Breaking Down The Break Free From Plastic Pollution Act of 2020

Plastic Bottles

Global waste is on track to hit 3.4 billion tons by 2050 and over 12% of that waste is plastic. Of all the plastic waste we generate in the U.S., 92% of plastic isn’t recycled. The rest of the plastic goes to landfills or pollutes waterways and oceans. Senator Tom Udall and Representative Alan Lowenthal along with Senator Jeff Merkely and Representative Katherine Clark have a plan to reduce our plastic pollution with the Break Free From Plastic Pollution Act of 2020 (H.R. 5845 S. 3263). They introduced the bill to congress in January of 2020 and the bill is designed to reduce plastic consumption while also making it easier to recycle plastics. 

What’s In The Bill

If passed, the Bill would be the first national legislation in the U.S. to combat plastic pollution. The Bill focuses on reducing plastic use and consumption and shifting the burden of plastic disposal to the companies who produce plastic packaging. We’ve broken down the key tenets of the bill here. 

  • Product Producers To Take Responsibility For Collection And Recycling

Producers of “covered products” will be required to create, finance, and run programs to collect and recycle waste. Currently, waste collection and recycling is financed and run by state and local governments. Instead this shifts the burden to the production companies. 

  • Beverage Container Refund Program

A 10-cent refund program would be instituted for all beverage containers. When a consumer returns a beverage bottle (of any material) they would be refunded 10 cents. Refunds that aren’t claimed by the consumer will go toward funding recycling collection and infrastructure. 

  • Reduce Single-Use Plastics Starting In 2022

Single-use items that can’t be recycled like plastic bans, Styrofoam containers, plastic stirrers, utensils and straws will be gradually phased out starting in 2022 (plastic straws will be available on request). Prior to the phase out there will be alternatives provided and for sale.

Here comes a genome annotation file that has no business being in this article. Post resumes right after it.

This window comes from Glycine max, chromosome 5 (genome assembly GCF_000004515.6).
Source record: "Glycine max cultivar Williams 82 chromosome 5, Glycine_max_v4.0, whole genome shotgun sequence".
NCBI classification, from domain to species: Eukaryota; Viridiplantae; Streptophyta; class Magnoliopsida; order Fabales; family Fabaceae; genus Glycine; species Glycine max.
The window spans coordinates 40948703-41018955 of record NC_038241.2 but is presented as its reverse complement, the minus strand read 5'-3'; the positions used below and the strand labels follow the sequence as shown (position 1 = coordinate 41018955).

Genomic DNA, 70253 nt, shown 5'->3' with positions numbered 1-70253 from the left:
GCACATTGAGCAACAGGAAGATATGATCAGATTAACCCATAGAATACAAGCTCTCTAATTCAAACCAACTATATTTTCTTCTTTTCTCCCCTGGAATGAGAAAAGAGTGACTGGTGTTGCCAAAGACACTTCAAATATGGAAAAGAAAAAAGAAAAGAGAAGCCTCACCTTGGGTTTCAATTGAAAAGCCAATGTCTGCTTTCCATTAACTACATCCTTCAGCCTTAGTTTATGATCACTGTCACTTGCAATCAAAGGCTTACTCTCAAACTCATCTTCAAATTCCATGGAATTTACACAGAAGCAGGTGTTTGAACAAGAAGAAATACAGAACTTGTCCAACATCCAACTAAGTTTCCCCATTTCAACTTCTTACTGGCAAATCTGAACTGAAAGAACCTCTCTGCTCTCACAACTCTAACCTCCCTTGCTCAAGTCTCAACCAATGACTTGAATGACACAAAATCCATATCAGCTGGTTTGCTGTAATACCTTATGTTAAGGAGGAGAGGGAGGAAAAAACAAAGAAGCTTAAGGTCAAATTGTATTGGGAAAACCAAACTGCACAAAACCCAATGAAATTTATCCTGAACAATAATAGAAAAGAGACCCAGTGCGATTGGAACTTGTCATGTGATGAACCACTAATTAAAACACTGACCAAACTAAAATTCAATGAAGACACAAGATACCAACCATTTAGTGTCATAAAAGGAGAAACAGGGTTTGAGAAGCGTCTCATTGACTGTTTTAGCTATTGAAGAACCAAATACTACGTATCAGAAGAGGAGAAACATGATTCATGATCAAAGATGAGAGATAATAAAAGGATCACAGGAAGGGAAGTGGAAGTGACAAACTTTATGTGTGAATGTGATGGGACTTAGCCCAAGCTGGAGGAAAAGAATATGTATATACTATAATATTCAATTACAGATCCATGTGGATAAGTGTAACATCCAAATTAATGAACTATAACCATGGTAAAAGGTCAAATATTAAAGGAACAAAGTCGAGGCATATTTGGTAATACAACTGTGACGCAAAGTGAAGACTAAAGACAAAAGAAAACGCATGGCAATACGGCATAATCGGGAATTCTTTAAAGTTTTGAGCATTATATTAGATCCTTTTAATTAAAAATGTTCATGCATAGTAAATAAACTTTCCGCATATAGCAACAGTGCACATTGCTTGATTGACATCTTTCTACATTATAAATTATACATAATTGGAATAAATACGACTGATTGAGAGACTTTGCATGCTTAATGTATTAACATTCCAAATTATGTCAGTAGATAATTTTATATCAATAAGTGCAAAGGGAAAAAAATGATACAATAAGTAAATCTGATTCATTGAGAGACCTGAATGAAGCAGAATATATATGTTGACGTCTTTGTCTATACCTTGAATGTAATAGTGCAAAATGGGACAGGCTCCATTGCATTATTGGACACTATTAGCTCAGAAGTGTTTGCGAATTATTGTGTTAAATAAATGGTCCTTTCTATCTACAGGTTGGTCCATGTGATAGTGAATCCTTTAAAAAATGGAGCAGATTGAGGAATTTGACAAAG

• Nation-Wide Plastic Bag Fee

A fee would be placed on all single-use plastic carryout bags. This fee will be similar to the fee associated with the plastic bag ban in New York City. The money from the fees will help retailers offer a credit to consumers who bring their own reusable bags. If retailers don’t offer a credit to consumers the fee will go to public funding for recycling and trash collection. 

  • Standardize Recycling And Composting 

The bill will lean on the EPA to create standardized recycling and composting labels for products to help ease the recycling and composting sorting process. 

  • Minimum Recycled Content Requirement 

Plastic beverage containers would be required to be made from a certain percentage of recycled content. The percentages haven’t been established yet. 

  • Stop The Shipment Of Waste To Developing Countries 

Currently, the U.S. exports much of its non-recycled waste to developing countries to be recycled. Unfortunately, most of this waste isn’t actually recycled due to the volume and capacity of recycling centers abroad. The bill would stop exporting waste to developing countries that aren’t part of the OECD, and require consent from the countries accepting the waste before export. 

  • Pause Production Of New Plastic Plants 

The bill would temporarily pause the production of new plastic facilities in order to give environmental agencies ample time to evaluate and investigate the environmental impact of plastic plants.

The Break Free From Plastic Pollution Act of 2020 would be the first piece of nation-wide legislation aimed at combating plastic pollution in the United States. This bill could help reduce our plastic consumption and increase the recycling capacity of the plastic we do use.

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